Venera 7 Landing Capsule (USSR)

Venera 7 Landing Capsule (USSR)

Courtesy of NASA

http://en.wikipedia.org/wiki/Image:Venera_7_capsule.jpg



Overview
The Venera missions were launched by the Soviet Union between 1967 and 1983 to study Venus. Altogether there were 16 unmanned missions; flyby, orbiters, and landers. Because of the extreme conditions on Venus, the missions that landed and returned data only survived for a short time (2 hours, at most).


Launch
From February 4, 1961 to June 7, 1983


Arrival
From February 4, 1961 to October 14, 1983


End of Mission
From February 4, 1961 to July, 1984


Goals and Findings


Venera 4: Atmospheric probe launched from a Tyazheliy Sputnik (67-058B) toward Venus. The spacecraft entered the Venusian atmosphere and released two thermometers, a barometer, a radio altimeter, an atmospheric density gauge, eleven gas analyzers, and two radio transmitters operating in the DM waveband. The main bus, which had carried the capsule to Venus, included a magnetometer, cosmic-ray detectors, hydrogen and oxygen indicators, and charged-particle traps. Signals were returned by the spacecraft, which braked and opened a parachute after entering the Venusian atmosphere. Signals stopped at an altitude of 24.96 km.


Venera 5: Atmospheric probe, sent to obtain atmospheric data. The spacecraft was very similar to Venera 4, although it had a stronger design. During the capsule's descent toward the surface of Venus, a parachute opened to slow the rate of descent. For 53 minutes on May 16, 1969, the capsule sent data from the Venusian atmosphere.


Venera 6: Atmospheric probe, to obtain atmospheric data.Capsule returned data for 51 minutes on May 17, 1969.


Venera 7: Venus lander sent to study the Venusian atmosphere and other phenomena of the planet. After aerodynamic braking, the capsule opened a parachute system. The capsule antenna was extended, and signals were returned for 35 minutes. Another 23 minutes of very weak signals were received after the spacecraft landed on Venus. The capsule was the first human-made object to return data after landing on another planet.


Venera 9: Descent craft with a cooling system allowed the spacecraft to collect data for 53 minutes after landing. During descent the spacecraft was protected and slowed down by a series of devices: hemispheric shells; three parachutes; a disk-shaped drag brake; and a compressible, metal, doughnut-shaped, landing cushion. Data indicated the clouds were 30-40 km, thick with bases at 30-35 km altitude. The atmosphere contains hydrochloric acid, hydrofloric acid, bromine, and iodine. Surface pressure was about 90 (Earth) atmospheres. The surface temperature was 485ºC. Light levels were comparable to those at Earth midlatitudes on a cloudy summer day. Photographs showed shadows, no apparent dust in the air, and a variety of 30-40-cm rocks that were not eroded.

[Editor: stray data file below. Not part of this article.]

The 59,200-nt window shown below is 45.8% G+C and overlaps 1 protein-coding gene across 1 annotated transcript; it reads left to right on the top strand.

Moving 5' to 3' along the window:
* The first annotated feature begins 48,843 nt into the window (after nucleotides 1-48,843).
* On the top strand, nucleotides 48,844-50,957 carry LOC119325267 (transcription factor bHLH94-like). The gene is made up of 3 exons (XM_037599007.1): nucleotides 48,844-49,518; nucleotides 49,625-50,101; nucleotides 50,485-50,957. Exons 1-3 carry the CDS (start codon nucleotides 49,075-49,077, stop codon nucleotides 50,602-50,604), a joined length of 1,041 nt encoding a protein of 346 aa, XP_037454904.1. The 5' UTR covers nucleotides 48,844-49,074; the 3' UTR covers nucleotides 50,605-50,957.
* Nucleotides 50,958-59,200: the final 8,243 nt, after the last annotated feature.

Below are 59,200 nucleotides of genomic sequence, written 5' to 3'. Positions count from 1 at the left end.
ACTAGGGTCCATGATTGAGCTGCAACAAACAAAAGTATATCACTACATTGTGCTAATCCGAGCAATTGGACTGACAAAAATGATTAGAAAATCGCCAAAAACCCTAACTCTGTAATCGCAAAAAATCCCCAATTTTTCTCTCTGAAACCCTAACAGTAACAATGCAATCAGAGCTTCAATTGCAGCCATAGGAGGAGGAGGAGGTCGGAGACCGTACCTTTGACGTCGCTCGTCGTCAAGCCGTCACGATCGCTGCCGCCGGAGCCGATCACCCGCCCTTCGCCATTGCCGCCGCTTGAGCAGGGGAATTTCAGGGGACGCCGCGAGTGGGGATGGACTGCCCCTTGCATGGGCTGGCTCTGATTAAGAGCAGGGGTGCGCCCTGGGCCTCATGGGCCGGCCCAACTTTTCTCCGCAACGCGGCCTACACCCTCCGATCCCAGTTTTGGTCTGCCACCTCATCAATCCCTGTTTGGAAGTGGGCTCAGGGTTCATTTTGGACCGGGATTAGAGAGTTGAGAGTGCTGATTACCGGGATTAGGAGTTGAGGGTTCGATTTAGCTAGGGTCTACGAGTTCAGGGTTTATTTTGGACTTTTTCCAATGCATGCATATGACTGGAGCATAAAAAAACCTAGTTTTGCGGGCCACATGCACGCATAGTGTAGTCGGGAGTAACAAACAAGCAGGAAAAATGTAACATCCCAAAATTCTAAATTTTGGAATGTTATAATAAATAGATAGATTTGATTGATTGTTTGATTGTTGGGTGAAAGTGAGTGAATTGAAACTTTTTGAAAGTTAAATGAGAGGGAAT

Venera 10: Descent craft gave a profile of altitude (kilometers)/pressure (Earth atmospheres)/temperature (degrees Celsius) of 42/3.3/158, 15/37/363, and 0/92/465. Photographs showed large pancake rocks on the surface with lava or other weathered rocks between them. The surface wind speed was 3.5 m/s.


Venera 11: Descent craft carried instruments designed to study the detailed chemical composition of Venus's atmosphere, the nature of its clouds, and the thermal balance of the atmosphere. Made a soft landing on the surface after a descent time of approximately 1 hour. During this time it used aerodynamic braking, parachute braking, and finally atmospheric braking. The touchdown speed was 7–8 m/s. The decent craft transmitted information to the flight platform for retransmittal to Earth. It is unknown whether it carried an imaging system.


Venera 12: Descent craft carried instruments designed to study the detailed chemical composition of Venus’ atmosphere, the nature of its clouds, and the thermal balance of the atmosphere. Made a soft landing on the surface after a descent time of approximately 1 hour. It is unknown whether it carried an imaging system.


Venera 13: Descent craft carried instruments to take chemical and isotopic measurements, to monitor the spectrum of scattered sunlight, and to record electric discharges during its descent through the Venusian atmosphere. It used a camera system, an X-ray fluorescence spectrometer, and a seismometer to conduct investigations on the surface. Landed just east of an elevated region known as Phoebe Regio. It survived for 2 hours 7 minutes in an environment with a temperature of 457ºC and a pressure of 89 Earth atmospheres.


Venera 14: Descent craft carried the same instruments as Venera 13. The surface temperature was 465ºC, and pressure was 94 Earth atmospheres.


Venera 15: Identical to Venera 16, mapped the Venusian surface for 8 months.


Venera 16: Part of a two-spacecraft mission (along with Venera 15) designed to study the surface properties of Venus. The two spacecraft went into Venus orbit a day apart and together the two spacecraft imaged the area from the north pole down to about 30º N latitude during 8 months of mapping operations.